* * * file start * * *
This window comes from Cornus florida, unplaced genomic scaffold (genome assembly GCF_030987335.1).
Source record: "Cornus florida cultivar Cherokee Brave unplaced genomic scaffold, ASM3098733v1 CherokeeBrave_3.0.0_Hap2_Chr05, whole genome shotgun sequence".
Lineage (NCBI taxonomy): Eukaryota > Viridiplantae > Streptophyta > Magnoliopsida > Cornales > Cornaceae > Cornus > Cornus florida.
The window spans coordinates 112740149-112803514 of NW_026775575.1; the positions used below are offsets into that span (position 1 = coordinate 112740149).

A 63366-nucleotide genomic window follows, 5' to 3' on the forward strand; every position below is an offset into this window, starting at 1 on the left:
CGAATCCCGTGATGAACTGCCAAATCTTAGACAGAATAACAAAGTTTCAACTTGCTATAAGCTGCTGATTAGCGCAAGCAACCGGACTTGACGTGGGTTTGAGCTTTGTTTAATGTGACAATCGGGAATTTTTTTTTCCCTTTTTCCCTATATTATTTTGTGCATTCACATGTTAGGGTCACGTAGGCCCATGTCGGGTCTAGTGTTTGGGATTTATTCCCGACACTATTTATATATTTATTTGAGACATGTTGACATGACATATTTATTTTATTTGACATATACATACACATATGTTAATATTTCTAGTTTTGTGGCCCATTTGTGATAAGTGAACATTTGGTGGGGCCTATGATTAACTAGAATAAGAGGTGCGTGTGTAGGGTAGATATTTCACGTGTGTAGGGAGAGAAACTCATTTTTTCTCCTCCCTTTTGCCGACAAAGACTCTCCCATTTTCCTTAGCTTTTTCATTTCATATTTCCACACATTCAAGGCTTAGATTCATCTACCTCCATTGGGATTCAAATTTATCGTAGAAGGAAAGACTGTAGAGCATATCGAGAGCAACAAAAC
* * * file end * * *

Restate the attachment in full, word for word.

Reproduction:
This window comes from Cornus florida, unplaced genomic scaffold (genome assembly GCF_030987335.1).
Source record: "Cornus florida cultivar Cherokee Brave unplaced genomic scaffold, ASM3098733v1 CherokeeBrave_3.0.0_Hap2_Chr05, whole genome shotgun sequence".
Lineage (NCBI taxonomy): Eukaryota > Viridiplantae > Streptophyta > Magnoliopsida > Cornales > Cornaceae > Cornus > Cornus florida.
The window spans coordinates 112740149-112803514 of NW_026775575.1; the positions used below are offsets into that span (position 1 = coordinate 112740149).

A 63366-nucleotide genomic window follows, 5' to 3' on the forward strand; every position below is an offset into this window, starting at 1 on the left:
CGAATCCCGTGATGAACTGCCAAATCTTAGACAGAATAACAAAGTTTCAACTTGCTATAAGCTGCTGATTAGCGCAAGCAACCGGACTTGACGTGGGTTTGAGCTTTGTTTAATGTGACAATCGGGAATTTTTTTTTCCCTTTTTCCCTATATTATTTTGTGCATTCACATGTTAGGGTCACGTAGGCCCATGTCGGGTCTAGTGTTTGGGATTTATTCCCGACACTATTTATATATTTATTTGAGACATGTTGACATGACATATTTATTTTATTTGACATATACATACACATATGTTAATATTTCTAGTTTTGTGGCCCATTTGTGATAAGTGAACATTTGGTGGGGCCTATGATTAACTAGAATAAGAGGTGCGTGTGTAGGGTAGATATTTCACGTGTGTAGGGAGAGAAACTCATTTTTTCTCCTCCCTTTTGCCGACAAAGACTCTCCCATTTTCCTTAGCTTTTTCATTTCATATTTCCACACATTCAAGGCTTAGATTCATCTACCTCCATTGGGATTCAAATTTATCGTAGAAGGAAAGACTGTAGAGCATATCGAGAGCAACAAAAC